at dinner to Invoke the divine blessing.
"I was rather surprised, and for half
a minute sorely tempted," said Mr. Stod
man. In relating the Incident "Then I
rose fa the occasion and asked a grace
which I remembered."
"But. Mr. Stedman," demanded a young
woman of the party eagerly, "to what wero
you sorely tempted V
"To do as Charles Imb did under sim
"And that was?"
"He looked about tho board and asked
In his surprises- Is there no clergymen
present ?' The host -shook his hood. Then
Lamb prayed: 'For this and all other mer
clo, O Lord! make us truly thankful. ' "
Only One Story,
Chief Justice Story attended a public
dinner In Boston at which Bkiward Everett
was present. Desiring to pay a aellcuts
compliment to tho latter, the learned Judge
proposed as a volunteer toast:
"Fame follows merit where Everett goes."
The brilliant scholar arose and responded:
"To whatever heights Judicial learning
may attain In this country, it will never get
above one Story." Success.
Usefal In tho Family.
A woman doctor went to Utah to practice.
She was a pleasant lady, as well as skillful,
and her patients were very fond of her.
"How I wish," said one of them, "that I
could convert you to our religion! If you
would only marry my husband and come
and live with us"
The doctor lied in horror to another
friend, to whom she told the story. Her
self-respect began to revive and she felt
comforted, seeing how the eyes of her lis
"I don't wonder you feel as you do," re
plied the friend, indignantly. "The idea!
Why, that Mr. Is perfectly horrid.
What you want to do la to marry my hus
band and come and live with us"
A Nervy Deed.
"During the war between the north and
the south, in 1863," says Admiral Dewey in
"V. C," "I was a midshipman on Fara
guts temporary flagship Monongaliela, a
youngster getting his wisdom teeth cut
on the shells of battle. One day while we
were besieging Port Hudson, on tho Mis
sissippi river, a round shot from one of the
heaviest batteries out the mainmast in
two and fell on the deck. A thrill of ap
prehension ran round tho ship; no one
knew if It were a shell or not I must ex
plain that in those days tho oldUme fuses
were used. But in the midst of the panlo
one of the crew strolled coolly up to tho
shit, picked It up and threw It overboard.'
During the visit of the Moseley commis
sion to Chicago the members visited sev
eral public, schools, seeking pointers to
enlighten Englishmen. One of the schools
visited was at Palos Park, a little frame
building where about thirty youngsters
were cultivating their gray matter. Tho
youngsters gased awestruck at the English
men and were made speechless when they
heard the visitors speak. There was on
youngster in the crowd who bad bis nerve
with him and his tongue In trim, and ho
answered to tho name of Richard O'Con
nell. After some commonplace questions as
to the methods of the school, Dick O'Con
nell made himself famous In the following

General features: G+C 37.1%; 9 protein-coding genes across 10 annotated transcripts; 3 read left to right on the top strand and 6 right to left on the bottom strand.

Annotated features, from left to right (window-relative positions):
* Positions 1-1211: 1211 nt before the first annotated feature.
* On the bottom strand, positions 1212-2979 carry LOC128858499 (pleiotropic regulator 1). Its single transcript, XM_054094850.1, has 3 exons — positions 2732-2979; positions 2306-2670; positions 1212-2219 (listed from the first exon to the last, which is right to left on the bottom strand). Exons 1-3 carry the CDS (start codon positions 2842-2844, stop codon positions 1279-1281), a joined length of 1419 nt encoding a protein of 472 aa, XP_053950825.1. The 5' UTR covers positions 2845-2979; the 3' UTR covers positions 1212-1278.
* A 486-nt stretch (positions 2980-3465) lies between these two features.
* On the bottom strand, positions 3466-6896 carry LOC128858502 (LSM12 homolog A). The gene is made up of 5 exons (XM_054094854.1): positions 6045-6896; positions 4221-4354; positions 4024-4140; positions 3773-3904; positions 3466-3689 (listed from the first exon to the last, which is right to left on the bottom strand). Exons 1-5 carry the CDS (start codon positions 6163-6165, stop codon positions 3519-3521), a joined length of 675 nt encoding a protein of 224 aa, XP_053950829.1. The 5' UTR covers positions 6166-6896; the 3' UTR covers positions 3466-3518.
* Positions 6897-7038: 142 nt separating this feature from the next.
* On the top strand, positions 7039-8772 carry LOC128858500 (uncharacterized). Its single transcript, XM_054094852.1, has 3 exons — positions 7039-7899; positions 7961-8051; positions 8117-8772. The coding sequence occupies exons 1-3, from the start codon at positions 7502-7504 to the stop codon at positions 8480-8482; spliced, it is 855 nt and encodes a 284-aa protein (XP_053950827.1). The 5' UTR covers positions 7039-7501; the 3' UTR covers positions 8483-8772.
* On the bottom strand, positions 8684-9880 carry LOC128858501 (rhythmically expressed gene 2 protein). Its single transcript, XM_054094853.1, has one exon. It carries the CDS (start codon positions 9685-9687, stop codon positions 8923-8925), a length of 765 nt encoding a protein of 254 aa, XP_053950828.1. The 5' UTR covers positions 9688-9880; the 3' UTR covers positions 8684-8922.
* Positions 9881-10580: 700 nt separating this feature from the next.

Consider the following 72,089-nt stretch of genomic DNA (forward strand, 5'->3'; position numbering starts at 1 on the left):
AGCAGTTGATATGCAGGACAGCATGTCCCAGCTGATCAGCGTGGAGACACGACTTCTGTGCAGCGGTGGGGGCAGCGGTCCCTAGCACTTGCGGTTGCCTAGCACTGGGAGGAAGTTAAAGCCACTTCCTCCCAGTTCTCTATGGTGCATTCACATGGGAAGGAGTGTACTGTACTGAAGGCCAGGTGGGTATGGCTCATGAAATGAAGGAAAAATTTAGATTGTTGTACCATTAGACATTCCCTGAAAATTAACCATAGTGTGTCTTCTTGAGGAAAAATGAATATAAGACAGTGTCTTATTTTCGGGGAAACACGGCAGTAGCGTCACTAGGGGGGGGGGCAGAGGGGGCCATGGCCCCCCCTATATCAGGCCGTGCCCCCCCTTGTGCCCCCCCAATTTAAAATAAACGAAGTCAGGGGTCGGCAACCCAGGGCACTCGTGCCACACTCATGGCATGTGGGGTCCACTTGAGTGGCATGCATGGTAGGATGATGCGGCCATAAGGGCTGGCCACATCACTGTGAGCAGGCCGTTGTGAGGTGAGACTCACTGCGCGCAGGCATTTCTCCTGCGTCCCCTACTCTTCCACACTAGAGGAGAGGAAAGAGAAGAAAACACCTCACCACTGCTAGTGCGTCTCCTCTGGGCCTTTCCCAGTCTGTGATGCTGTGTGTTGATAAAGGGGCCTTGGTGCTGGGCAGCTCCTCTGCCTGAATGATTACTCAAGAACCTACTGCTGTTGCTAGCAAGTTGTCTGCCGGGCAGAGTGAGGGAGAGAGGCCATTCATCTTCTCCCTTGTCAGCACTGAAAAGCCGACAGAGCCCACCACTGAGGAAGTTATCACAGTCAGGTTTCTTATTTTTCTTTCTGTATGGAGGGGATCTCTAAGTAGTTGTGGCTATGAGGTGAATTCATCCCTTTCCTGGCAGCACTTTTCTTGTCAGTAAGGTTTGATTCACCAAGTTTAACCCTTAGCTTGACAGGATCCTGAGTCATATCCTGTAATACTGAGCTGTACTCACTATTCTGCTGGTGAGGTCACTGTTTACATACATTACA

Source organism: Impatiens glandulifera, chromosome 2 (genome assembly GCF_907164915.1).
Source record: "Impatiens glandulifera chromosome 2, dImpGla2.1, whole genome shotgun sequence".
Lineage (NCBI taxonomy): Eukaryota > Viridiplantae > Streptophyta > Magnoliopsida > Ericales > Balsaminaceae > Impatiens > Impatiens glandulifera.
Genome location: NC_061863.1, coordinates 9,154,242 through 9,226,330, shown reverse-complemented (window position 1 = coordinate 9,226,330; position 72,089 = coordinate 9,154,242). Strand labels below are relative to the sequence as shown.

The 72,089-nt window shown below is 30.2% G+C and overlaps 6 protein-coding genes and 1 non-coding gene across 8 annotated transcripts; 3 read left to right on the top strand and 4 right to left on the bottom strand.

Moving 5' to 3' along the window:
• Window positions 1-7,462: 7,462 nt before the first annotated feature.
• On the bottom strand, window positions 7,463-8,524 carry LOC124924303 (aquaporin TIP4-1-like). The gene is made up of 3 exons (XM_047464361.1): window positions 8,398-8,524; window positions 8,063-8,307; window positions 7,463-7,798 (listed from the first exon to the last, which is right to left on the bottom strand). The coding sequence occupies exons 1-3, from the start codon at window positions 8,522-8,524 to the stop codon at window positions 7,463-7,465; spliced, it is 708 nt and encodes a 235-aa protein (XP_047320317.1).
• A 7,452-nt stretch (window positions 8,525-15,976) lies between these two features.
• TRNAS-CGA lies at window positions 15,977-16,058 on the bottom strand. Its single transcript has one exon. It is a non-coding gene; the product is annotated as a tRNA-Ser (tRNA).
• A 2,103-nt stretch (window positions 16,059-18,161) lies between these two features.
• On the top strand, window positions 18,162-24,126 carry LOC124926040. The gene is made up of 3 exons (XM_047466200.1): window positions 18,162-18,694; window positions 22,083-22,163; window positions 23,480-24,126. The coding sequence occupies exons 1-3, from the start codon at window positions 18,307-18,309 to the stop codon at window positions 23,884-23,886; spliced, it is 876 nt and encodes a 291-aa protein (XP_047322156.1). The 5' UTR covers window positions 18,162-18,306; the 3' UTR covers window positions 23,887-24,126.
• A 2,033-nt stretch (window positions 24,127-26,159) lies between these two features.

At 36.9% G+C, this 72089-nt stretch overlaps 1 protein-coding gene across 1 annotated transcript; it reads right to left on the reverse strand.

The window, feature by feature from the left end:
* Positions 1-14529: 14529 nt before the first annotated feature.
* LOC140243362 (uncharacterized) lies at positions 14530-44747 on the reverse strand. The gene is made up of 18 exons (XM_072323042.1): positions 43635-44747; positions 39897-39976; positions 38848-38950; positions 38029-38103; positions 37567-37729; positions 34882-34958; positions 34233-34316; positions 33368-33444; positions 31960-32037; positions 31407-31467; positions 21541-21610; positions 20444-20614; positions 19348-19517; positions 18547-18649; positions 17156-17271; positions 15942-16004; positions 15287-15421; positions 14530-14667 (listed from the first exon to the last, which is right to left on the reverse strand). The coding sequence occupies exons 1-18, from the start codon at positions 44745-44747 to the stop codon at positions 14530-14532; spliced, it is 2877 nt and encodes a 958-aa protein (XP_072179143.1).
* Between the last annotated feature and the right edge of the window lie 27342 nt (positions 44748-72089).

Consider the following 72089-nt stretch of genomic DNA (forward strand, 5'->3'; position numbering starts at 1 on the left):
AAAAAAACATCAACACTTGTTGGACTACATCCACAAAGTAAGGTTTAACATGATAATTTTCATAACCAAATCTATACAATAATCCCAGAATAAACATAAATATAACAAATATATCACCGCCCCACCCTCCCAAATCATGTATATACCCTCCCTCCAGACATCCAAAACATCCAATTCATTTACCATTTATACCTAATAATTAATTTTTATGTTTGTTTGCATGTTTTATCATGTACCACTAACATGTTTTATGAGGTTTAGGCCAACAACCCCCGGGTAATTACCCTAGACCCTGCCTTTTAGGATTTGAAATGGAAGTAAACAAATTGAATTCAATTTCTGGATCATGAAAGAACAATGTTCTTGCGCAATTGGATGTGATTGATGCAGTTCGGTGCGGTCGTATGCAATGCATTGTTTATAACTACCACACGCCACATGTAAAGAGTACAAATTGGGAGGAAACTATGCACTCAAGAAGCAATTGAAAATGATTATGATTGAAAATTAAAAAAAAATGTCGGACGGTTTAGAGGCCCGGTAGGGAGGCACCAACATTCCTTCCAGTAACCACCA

"The boy In the third seat back, what's
"You have studied history. What did
we have in 1776?"
"Against whom was It?
"The British redcoats.
VWhat did we do to themr
"Wo licked em."
"Did we ever have any more trouble with
"Yes, In 1S1J; we licked them again."
"If we ever have any more trouble with
thm would we lick them?"
"You bct.' .
At this point one of the commissioners
lost pationce and remarked:
"How perfectly ridiculous to teach
child a thing like that."
When Doctors Disagree.
"There were two sisters living up In my,
state," said Senator Burrows of Michigan,
"who were fond of each other and all that,
but who warred constantly about the two
great schools of medicine. One pinned her
faith to allopathy and the other to horns
opathy. "One day there was great excitement ia
tho family of . the lady who believed In
homeopathy, and It was soon announced
that she was the mother of bouncing twin
"The other sister came down In a hurry.
Well,' sho said, 'now see what's happened.
I wanted you to have an allopathic doctor.
After this, I fancy you will listen to me.'
Once la a Plenty.
There recently visited Washington an
Englishman who at home Is more or less
known for his newspaper "leaders" on mat
ters sociological. The Briton was Intro
duced to Gilford Plnchot, who Is at tho
bead of the division of forestry of the De
partment of Agriculture
In conversation with Mr. Plnchot the for
eigner soon Initiated a discussion of his
favorite topic, end. In connection with some
statistics of suicide in this country, ob
served to Mr. Plnchot that he rather
fancied that in proportion to the popula
tions of the two countries there were mora
cases of self-destruction here than In tho
"I am Inclined to think." oracularly re
marked the Britisher, "that one of' tho
prime causes that make for suicide la tho
United States Is the great nervous strain
under which you race through everything.
I should say, you know, that In the case ot
the Englishman he doesn't commit suicide
so often, you know I"
"And yet," said Mr. Plnchot, musingly,
"I never beard of an American killing him
self more than once, have you?" New York
Missed Iter "Vocation."
Postmaster General Payne is a master of
the epigram. He demonstrated that fact
recently when be was questioned sl'ont
some charges that had been brought rpb?"
one of the officials of bis depBrt:r .
Shrewd political organizer and man- -.
for many years one of tho kltrhen eel-Wt
of several administrations, systemntl",
quick and unhesitating In his own private
business policies, his command of Incisive
speech on occasion and aptitude at epl
grammatlo replies are pot to bo wondered
"It Is not clear who brought these
charges," said Mr. Payne.
"They were worked up by Charlotte
Smith." suggested his Interviewer. "She la
a reformer who Is a familiar figure at tho
capltol." . .
"Charlotte Smith?" repeated the post
master general. "Yes, I know her. Fsthera
everything; mothers nothing I" Collier"